Census Bureau launches surveys, data hub to track coronavirus impacts

The Household and Small Business pulse surveys fill COVID-19 data gaps, and the bureau may begin mapping the new statistics as early as May.
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The Census Bureau plans to fill holes in the government’s understanding of the coronavirus’ social and economic impacts with two new surveys and an interactive data hub.

An experimental Household Pulse Survey, released Thursday, asks individuals about employment status, food security, physical and mental health, access to health care, and educational disruption.

A second Small Business Pulse Survey inquires about closings, employment changes, supply chain disruptions, use of federal assistance programs, and operational expectations.

“The current pandemic highlights the need for much faster reporting and much faster data collection,” Nick Hart, CEO of the Data Coalition, told FedScoop earlier this month. “And it needs to be done at an incredible scale, where we get estimates for every state and large metropolitan areas.”


The federal government can operate at a scope and scale the private sector can’t for surveys of this type, but it can take a long time to get new surveys off the ground, Hart added.

That’s why the Data Foundation launched a privately funded COVID Impact Survey in early April to examine the impacts of the pandemic at a subnational level. The questionnaire asks households about coronavirus symptoms, employment conditions and anxiety levels.

The Census Bureau’s daily surveys function similarly and will reach about 100,000 businesses, with between one and 499 employees, weekly for nine weeks.

Both surveys will produce statistics at the state level and for the 15 largest metropolitan areas, though it will take two weeks for the first data release — which will be weekly thereafter. Question wording and weighting is expected to change over time.

The U.S. Department of Agriculture’s Economic Research Service, Bureau of Labor Statistics, National Center for Health Statistics, National Center for Education Statistics, and Department of Housing and Urban Development all helped with the household questionnaire.


The data hub

On Thursday, the Census Bureau also unveiled the beta version of its COVID-19 interactive data hub, compiling information from the American Community Survey and County Business Pattern program to assist pandemic-related decision making.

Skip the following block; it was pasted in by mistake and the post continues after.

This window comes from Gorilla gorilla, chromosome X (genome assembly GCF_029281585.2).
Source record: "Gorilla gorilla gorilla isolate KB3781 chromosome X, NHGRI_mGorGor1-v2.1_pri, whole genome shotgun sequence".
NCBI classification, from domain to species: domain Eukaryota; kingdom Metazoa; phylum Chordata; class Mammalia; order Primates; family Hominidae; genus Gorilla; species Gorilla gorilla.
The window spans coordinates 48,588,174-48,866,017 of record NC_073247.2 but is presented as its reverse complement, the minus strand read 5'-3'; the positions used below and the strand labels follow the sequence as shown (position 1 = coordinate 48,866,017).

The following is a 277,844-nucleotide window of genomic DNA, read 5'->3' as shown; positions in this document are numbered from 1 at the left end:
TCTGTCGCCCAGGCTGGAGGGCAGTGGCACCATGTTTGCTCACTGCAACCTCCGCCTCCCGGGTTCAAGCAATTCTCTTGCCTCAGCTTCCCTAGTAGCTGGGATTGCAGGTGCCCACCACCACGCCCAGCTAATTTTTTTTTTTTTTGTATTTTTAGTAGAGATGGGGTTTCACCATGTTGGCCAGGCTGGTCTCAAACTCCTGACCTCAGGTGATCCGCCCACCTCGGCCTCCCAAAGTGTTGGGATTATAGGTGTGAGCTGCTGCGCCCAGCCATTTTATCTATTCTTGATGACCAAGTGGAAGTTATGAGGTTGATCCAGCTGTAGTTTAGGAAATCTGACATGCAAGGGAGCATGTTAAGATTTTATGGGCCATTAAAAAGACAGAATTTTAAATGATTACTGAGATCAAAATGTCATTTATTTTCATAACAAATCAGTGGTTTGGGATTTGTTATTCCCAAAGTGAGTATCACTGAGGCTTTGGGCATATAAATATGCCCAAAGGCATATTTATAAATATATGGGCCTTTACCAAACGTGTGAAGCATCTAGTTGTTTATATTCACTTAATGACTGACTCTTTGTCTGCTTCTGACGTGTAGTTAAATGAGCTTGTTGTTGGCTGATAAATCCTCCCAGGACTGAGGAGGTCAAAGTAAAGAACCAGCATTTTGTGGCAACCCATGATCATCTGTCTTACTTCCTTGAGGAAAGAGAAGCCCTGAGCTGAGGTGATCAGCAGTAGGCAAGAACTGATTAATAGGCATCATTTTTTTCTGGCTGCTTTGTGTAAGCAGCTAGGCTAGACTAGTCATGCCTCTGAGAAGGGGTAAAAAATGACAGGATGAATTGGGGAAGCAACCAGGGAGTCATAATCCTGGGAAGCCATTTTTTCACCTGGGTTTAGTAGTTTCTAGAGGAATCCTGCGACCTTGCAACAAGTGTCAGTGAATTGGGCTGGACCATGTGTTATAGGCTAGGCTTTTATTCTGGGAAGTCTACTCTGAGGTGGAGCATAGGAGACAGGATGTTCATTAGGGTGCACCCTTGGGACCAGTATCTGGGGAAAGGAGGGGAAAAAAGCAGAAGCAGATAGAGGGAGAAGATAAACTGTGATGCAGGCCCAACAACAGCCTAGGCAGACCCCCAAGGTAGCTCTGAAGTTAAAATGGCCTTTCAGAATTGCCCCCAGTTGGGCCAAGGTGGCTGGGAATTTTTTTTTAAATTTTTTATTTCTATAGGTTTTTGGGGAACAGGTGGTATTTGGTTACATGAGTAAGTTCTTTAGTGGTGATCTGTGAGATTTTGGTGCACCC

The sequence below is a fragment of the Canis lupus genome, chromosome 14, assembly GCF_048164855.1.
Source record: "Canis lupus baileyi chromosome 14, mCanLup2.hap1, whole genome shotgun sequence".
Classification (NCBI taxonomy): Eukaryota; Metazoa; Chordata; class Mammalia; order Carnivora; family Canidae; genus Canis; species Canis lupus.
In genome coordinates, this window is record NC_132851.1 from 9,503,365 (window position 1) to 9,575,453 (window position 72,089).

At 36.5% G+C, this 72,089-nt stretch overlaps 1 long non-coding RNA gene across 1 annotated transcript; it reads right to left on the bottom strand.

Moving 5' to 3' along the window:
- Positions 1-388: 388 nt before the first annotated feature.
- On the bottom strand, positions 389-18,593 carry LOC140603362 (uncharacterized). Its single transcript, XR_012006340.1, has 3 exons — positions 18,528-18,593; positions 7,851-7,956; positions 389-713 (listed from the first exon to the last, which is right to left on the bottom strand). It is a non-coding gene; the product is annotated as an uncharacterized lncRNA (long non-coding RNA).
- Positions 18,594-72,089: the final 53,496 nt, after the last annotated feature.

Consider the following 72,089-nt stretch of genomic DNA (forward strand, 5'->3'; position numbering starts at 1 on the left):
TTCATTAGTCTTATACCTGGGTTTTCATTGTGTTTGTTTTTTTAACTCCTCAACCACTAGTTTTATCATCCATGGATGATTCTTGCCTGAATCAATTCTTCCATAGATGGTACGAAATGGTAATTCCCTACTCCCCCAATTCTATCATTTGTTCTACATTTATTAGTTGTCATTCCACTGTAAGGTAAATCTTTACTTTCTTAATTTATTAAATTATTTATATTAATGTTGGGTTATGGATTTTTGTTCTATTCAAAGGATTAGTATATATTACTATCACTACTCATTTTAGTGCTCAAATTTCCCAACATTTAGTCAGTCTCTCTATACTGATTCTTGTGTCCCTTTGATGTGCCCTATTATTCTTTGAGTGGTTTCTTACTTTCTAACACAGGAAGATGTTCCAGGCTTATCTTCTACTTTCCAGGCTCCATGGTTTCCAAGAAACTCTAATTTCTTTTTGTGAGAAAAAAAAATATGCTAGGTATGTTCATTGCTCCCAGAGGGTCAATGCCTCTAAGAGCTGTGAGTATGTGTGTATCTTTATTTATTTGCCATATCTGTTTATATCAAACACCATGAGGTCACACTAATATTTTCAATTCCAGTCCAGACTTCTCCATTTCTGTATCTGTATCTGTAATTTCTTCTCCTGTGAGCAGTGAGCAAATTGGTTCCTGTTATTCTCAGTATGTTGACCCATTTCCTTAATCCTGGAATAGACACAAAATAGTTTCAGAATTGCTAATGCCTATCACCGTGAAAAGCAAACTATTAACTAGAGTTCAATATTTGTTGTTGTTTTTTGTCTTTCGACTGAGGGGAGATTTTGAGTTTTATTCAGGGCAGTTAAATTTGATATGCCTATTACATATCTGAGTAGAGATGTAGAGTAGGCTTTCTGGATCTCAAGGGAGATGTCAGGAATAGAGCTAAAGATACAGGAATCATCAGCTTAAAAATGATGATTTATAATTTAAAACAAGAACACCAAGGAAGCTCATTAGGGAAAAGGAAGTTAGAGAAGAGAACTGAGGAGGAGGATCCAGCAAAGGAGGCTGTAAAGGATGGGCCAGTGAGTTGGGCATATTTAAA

American Community Survey data is sociodemographic and can be used to look at the at-risk population age 65 and over, who’s insured and how, poverty, and languages spoken.

County Business Pattern data can inform recovery, allowing county officials to see, for instance, the number of employees in a particular industry in a county.

“The ability for states, localities and small businesses — as we’re trying to open the economy back up — to understand the at-risk population, the impacted industries across the different states and counties is important,” said Patty Mims, director of global national government at Esri, which helped the develop the hub and its maps.


Esri is in discussions with the bureau to publish data from the new pulse surveys in the hub in May, as well as Business Formation Statistics. Two more releases of additional American Community Survey and County Business Pattern variables are already planned, said Don Hong, program manager for Esri.

The Census Bureau is also working with other agencies like the Federal Emergency Management Agency and the Department of Health and Human Services to share the data in its hub.

Since the pandemic began, the government has relied on historic data gathering efforts modified for COVID-19, as well as new, rapidly evolving ones.

The National Center for Health Statistics’ National Vital Statistics System collects state-level data on death certificates, a “critical mechanism” for understanding mortality and causes of death nationwide, Hart said.

Meanwhile, the Centers for Disease Control and Prevention are collecting case-level data from positive coronavirus tests. And HHS created a system helping the White House track and mitigate the virus’ spread.


But little is known about the social and economic impacts of COVID-19.

“The data gaps are tremendous,” Hart said. “Today there’s not an infrastructure in place in the federal government for weekly, or even daily, reporting of some of the key indicators that help us understand what’s happening across the population.”

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